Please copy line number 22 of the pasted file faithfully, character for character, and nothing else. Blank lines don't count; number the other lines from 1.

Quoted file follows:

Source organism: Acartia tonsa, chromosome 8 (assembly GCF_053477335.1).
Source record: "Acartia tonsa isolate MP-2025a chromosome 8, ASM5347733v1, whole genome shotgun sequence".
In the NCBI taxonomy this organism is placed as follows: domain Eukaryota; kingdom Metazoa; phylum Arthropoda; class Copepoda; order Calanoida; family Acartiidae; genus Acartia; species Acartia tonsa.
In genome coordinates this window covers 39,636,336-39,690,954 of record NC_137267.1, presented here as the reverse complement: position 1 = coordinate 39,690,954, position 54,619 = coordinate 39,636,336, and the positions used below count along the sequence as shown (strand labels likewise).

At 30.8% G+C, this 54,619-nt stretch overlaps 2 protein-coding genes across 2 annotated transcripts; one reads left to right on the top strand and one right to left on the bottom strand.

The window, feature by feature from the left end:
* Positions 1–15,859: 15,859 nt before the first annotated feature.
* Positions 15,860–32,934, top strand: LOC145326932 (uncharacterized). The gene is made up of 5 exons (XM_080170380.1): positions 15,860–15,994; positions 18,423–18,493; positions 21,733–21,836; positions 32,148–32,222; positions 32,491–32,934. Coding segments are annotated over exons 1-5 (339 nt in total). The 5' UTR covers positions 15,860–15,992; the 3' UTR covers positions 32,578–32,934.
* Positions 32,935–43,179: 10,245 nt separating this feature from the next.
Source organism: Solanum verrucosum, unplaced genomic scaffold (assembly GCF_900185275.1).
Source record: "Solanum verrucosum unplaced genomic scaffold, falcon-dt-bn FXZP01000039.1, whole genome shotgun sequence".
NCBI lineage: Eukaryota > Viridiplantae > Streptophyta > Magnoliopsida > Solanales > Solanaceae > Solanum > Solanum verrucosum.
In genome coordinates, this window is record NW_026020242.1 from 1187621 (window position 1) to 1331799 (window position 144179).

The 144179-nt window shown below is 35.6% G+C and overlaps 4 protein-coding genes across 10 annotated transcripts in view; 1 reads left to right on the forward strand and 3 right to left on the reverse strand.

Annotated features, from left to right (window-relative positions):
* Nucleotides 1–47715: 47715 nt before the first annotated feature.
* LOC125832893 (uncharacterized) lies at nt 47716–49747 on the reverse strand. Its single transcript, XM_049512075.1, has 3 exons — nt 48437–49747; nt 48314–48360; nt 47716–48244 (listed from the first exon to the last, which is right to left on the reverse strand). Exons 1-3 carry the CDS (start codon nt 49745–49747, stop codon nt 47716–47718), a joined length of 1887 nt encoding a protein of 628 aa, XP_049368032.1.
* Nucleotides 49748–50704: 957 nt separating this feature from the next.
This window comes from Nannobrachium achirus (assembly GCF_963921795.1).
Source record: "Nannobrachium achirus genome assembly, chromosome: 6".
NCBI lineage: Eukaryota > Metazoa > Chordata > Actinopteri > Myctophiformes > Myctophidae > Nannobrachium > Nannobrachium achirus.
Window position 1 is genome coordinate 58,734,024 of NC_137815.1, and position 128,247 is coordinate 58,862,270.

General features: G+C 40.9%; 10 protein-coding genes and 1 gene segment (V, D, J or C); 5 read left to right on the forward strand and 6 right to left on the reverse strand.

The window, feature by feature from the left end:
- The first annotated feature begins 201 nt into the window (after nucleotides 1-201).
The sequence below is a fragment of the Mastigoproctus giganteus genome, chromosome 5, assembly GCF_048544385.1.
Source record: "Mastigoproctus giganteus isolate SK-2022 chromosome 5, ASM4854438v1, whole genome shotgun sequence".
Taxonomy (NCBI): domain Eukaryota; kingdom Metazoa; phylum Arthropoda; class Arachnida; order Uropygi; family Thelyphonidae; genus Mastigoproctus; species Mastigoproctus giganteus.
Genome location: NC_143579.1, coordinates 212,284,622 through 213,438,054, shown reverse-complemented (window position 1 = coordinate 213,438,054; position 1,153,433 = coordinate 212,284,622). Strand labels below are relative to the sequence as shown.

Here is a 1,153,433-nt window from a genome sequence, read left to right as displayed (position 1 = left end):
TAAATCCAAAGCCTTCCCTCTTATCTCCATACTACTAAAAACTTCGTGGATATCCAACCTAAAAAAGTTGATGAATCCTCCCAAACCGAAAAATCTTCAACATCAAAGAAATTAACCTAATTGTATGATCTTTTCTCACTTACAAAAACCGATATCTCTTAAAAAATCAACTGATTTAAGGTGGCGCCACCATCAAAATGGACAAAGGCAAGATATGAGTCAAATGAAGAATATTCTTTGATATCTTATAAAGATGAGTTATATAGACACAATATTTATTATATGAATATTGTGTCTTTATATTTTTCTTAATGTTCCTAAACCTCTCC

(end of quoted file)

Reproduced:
Window position 1 is genome coordinate 58,734,024 of NC_137815.1, and position 128,247 is coordinate 58,862,270.